If you’re just wishing to have a VoIP option for cheaper calling rates then an ATA can be hooked up to an existing PBX to allow routing of calls via a VoIP provider who offers cheaper calling rates than your existing provider. This is also a cheap way of giving yourself access to other markets, if you’re a business who has customers in Australia for example you could register this ATA with an Australian VoIP provider and allow your customers to ring you on an Australian number rather than them having to call New Zealand.

What are the catches?

The biggest catch when it comes to VoIP is the quality of the hardware you are using and the quality of the network and internet connections you are using. Most people in NZ receive broadband using an ADSL connection and the quality of this connection will determine how well your VoIP will work. If you’re a business customer then a higher quality connection such as a fibre optic connection from a broadband provider such as Cutylink is highly recommended. The only other downside is that your VoIP phone will not work in a power cut – if you’re running a VoIP setup at home it pays to ensure you have a UPS powering your router and ATA or VoIP phones to ensure you can still place calls while the power is out.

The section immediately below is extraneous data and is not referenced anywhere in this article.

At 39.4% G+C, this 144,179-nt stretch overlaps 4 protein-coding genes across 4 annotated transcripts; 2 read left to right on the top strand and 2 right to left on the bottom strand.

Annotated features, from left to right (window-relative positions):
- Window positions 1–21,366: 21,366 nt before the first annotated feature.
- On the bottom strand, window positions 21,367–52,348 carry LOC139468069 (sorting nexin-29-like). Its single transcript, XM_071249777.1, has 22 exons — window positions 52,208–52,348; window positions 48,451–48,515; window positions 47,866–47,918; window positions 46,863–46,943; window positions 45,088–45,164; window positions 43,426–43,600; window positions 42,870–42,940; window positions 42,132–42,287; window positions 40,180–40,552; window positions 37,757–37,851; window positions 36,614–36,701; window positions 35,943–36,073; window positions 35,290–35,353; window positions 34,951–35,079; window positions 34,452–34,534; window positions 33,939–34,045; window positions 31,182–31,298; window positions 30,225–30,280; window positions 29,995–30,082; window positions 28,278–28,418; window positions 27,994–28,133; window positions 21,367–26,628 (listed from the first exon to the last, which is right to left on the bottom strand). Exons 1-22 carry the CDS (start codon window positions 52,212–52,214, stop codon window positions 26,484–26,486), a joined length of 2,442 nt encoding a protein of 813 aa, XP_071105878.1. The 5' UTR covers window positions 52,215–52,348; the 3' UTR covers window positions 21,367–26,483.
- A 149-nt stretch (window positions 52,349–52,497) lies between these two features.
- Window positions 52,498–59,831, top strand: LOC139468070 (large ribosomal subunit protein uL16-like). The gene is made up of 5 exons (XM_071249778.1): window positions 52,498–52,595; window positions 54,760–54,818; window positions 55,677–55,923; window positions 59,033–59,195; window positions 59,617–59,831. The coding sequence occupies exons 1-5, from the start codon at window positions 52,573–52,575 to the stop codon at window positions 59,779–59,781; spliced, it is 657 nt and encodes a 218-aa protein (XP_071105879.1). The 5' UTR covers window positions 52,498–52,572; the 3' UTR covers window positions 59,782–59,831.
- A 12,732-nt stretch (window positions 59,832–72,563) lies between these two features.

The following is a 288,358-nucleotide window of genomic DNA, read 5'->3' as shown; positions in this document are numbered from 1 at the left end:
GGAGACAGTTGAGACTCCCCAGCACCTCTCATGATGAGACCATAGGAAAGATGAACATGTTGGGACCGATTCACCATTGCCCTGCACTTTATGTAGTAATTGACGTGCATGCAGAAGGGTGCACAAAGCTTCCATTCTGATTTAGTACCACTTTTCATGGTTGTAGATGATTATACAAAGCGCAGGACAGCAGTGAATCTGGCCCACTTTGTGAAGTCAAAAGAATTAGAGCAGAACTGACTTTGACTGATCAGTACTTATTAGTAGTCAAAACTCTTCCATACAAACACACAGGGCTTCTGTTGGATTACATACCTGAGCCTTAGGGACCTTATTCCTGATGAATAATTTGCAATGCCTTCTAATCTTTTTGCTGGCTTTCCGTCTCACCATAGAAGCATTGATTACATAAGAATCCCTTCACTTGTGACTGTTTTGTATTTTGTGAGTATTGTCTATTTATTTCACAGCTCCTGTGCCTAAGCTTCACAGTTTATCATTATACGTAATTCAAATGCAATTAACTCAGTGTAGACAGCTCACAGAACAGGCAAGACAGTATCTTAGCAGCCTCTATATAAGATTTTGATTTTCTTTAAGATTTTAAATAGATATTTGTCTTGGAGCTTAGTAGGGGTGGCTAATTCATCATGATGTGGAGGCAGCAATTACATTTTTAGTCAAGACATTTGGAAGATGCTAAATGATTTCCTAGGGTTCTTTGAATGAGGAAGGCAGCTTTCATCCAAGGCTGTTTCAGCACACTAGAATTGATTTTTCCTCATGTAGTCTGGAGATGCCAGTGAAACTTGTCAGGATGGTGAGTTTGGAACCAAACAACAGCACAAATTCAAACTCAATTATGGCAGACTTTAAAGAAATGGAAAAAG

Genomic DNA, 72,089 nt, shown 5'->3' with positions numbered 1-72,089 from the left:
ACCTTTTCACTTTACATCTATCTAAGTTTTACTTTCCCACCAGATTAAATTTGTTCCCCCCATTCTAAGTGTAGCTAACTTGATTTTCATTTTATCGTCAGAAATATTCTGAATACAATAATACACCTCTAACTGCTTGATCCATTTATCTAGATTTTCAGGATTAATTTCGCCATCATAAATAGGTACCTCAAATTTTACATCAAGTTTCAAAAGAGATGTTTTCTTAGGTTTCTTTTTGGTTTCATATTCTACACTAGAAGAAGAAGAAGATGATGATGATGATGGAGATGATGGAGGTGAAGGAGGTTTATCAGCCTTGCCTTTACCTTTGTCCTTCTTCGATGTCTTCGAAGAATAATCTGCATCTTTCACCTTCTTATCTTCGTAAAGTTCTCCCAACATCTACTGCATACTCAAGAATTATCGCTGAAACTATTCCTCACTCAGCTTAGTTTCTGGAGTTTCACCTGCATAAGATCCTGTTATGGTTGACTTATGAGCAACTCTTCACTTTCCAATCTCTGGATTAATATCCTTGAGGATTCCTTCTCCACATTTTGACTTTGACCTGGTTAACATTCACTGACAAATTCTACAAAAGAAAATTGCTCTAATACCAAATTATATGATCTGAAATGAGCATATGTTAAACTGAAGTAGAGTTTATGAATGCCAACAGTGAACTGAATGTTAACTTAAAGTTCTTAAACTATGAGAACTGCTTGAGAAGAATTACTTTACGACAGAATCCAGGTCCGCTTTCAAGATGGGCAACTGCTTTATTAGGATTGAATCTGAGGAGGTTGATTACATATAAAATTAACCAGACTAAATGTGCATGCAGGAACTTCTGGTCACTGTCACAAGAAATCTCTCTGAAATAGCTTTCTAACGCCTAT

I hope this basic guide has been of use to you and has answered some of the questions you may have about VoIP telephony. If you have any other questions feel free to post here on the Geekzone Forums where there are plenty of people who can offer you assistance and advice.


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Comment by Andrew jones, on 4-Jun-2009 01:19